So, I called my friend, Kevin Hill. He's a professional. Kevin is well-grounded in all things electric [pun intended]. He immediately went to work snipping, stripping and switching wires...while they remained hot. That means that a current was still flowing to the switches Kevin was fixing. But, time and familiarity have enabled him to handle the power without fear.

Ravi Zacharias, noted contemporary speaker, once commented, "Do not let your familiarity with God rob you of the wonder of God." His warning was to every God-lover who could grow so used to God, that they cease bowing in holy fear at His holiness, cease standing awestruck at His beauty, cease being humbled by His majesty. In short, they "handle" God without any trepidation of His Divine voltage.

Notice the warning in Exodus 19:10-12:

And the LORD said to Moses, "Go to the people and consecrate them today and tomorrow. Have them wash their clothes and be ready by the third day, because on that day the LORD will come down on Mount Sinai in the sight of all the people. Put limits for the people around the mountain and tell them, 'Be careful that you do not go up the mountain or touch the foot of it. Whoever touches the mountain shall surely be put to death.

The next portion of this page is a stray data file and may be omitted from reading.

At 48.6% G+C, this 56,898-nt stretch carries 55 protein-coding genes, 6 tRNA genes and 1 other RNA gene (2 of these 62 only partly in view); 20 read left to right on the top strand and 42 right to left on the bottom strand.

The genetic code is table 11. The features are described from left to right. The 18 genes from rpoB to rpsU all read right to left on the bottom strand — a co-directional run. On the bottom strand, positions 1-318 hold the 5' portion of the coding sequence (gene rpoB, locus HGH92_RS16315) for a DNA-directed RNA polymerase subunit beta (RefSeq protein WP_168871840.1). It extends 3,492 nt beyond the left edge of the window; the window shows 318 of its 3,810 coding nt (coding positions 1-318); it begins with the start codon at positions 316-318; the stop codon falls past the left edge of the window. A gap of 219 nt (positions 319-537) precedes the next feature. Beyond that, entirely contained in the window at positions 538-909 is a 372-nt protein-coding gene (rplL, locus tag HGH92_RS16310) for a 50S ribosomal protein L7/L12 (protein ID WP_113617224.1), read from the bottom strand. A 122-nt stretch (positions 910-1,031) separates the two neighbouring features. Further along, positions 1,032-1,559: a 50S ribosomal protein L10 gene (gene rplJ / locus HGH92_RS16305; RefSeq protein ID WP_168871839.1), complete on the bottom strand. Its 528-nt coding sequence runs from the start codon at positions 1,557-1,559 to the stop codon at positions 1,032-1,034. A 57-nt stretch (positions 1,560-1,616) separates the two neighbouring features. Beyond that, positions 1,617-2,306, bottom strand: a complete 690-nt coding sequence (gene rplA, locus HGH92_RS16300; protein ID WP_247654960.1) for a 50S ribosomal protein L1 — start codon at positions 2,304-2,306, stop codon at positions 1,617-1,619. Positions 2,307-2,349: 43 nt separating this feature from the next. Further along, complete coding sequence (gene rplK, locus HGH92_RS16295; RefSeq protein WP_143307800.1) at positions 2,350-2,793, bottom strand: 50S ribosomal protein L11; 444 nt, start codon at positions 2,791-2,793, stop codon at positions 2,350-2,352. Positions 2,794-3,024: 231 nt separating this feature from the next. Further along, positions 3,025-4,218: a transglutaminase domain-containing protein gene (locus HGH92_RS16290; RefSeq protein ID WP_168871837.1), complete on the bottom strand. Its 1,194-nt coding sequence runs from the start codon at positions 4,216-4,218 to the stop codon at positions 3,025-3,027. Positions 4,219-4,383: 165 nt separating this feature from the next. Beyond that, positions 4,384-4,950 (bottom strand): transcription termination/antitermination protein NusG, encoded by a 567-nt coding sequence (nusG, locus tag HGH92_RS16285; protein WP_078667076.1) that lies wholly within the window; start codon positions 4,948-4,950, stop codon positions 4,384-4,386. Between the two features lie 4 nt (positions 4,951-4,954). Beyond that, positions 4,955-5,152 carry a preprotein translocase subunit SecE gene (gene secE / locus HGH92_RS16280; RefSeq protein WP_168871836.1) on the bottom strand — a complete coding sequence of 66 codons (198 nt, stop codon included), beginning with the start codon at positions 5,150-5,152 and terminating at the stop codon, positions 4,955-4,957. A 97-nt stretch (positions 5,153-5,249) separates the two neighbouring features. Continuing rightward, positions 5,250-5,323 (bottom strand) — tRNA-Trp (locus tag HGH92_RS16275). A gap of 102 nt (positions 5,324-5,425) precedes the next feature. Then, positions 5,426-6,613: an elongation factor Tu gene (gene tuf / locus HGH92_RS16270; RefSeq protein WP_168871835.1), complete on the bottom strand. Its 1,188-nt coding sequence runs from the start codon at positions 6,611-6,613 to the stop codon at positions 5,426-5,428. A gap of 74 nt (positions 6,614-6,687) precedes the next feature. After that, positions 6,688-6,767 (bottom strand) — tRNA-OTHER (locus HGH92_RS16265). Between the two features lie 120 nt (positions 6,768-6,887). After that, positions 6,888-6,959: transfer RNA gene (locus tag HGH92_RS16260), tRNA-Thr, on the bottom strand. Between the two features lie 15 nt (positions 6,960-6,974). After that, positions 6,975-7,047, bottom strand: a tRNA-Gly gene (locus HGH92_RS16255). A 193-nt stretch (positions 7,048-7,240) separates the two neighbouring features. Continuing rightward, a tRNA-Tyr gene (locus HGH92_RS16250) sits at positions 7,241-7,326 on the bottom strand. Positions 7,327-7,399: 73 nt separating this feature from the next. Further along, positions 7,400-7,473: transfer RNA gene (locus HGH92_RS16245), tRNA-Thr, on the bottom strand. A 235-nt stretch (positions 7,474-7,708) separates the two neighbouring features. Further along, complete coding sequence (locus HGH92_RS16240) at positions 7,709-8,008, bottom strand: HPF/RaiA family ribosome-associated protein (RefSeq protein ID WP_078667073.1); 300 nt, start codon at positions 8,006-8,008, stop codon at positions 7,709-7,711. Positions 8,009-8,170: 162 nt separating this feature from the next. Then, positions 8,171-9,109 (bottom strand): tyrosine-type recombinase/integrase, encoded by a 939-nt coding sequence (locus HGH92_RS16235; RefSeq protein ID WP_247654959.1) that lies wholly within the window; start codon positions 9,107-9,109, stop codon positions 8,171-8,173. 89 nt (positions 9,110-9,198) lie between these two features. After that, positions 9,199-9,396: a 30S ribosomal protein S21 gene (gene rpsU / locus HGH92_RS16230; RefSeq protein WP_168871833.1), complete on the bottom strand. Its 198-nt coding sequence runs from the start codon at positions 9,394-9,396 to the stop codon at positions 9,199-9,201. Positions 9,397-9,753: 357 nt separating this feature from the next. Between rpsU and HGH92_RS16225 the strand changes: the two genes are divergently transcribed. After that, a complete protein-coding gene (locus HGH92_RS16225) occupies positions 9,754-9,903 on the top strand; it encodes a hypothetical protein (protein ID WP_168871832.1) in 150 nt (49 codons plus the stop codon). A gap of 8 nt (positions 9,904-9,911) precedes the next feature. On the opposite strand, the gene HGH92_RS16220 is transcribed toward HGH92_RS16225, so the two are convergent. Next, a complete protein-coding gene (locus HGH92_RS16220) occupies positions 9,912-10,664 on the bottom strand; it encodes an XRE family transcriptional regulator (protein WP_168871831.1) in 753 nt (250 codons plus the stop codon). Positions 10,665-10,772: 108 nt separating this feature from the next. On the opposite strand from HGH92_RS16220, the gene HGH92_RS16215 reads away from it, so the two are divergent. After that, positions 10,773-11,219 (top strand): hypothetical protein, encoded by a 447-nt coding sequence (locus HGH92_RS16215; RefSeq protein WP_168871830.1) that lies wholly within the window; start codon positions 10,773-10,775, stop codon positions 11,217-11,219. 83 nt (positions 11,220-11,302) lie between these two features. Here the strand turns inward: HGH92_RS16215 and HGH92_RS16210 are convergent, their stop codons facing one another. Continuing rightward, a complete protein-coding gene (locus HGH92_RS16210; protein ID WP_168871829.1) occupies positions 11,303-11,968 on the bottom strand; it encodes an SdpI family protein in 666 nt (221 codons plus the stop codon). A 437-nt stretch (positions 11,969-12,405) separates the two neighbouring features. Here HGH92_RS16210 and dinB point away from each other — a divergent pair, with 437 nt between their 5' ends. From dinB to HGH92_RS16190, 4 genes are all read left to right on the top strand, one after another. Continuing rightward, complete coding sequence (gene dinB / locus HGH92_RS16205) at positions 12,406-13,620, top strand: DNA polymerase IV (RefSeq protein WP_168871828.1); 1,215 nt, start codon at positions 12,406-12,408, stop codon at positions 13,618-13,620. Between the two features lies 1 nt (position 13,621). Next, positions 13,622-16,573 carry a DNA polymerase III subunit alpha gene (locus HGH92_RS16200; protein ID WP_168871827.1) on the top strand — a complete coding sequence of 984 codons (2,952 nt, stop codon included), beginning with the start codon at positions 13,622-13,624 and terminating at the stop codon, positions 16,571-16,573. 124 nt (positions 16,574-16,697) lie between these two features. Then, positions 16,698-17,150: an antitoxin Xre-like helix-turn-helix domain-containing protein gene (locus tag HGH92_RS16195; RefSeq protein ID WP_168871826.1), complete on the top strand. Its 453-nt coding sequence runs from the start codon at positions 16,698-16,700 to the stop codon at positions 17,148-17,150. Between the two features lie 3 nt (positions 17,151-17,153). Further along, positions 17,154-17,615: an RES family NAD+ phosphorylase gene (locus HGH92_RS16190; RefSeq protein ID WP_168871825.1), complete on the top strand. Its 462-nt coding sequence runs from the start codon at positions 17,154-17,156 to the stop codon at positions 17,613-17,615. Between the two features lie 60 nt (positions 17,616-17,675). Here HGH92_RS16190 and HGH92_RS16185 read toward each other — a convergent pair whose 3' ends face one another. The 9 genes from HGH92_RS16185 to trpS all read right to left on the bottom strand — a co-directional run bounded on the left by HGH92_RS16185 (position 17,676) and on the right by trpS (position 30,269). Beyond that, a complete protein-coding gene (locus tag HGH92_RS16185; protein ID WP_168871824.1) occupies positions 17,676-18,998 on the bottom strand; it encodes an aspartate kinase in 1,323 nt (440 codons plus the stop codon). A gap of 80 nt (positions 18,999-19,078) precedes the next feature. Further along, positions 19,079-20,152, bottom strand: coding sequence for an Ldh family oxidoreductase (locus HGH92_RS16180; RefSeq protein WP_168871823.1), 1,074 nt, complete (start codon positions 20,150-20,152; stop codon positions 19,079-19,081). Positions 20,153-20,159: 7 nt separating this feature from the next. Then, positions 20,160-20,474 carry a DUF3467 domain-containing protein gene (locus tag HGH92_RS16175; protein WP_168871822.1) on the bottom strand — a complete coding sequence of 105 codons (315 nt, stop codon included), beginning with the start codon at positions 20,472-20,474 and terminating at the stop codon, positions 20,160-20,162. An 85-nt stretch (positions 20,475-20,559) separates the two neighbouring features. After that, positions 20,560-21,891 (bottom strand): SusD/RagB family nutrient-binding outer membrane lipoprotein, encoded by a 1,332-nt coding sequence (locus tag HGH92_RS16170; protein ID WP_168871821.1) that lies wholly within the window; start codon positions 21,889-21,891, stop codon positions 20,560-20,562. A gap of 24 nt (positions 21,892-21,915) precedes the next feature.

God's people were cautioned to consecrate themselves before God. That is, they were to prepare themselves before meeting God. The next day, when God descended, they were to restrain themselves--not rush the mountain--lest God's power knock them off their feet forever. If God never changes, He possesses the same "electricity" He's always had. I must be on guard not to let my own familiarity with Him rob me of the everlasting wonder of who God still is.

Friday, October 16, 2009

I've been 'called'

You've heard someone say this before: "God called me." Sometimes, this little phrase is used like a 357 Magnum--to neutralize objection. If God called me to protest that cause, leave this church, kiss that girl or change academic majors, who's to argue? I wonder how many selfish (and sinful) pursuits have been undertaken under the guise of God's calling.

Still, there are times when right-minded people are impressed with Divine leading. I have a friend in Austin who was called by God to launch a new church. It wasn't a kind of self-centered neo-church venture to make a name for himself. Instead, God was moving him to launch a church to reach a marginalized group of people his present church wasn't designed to reach.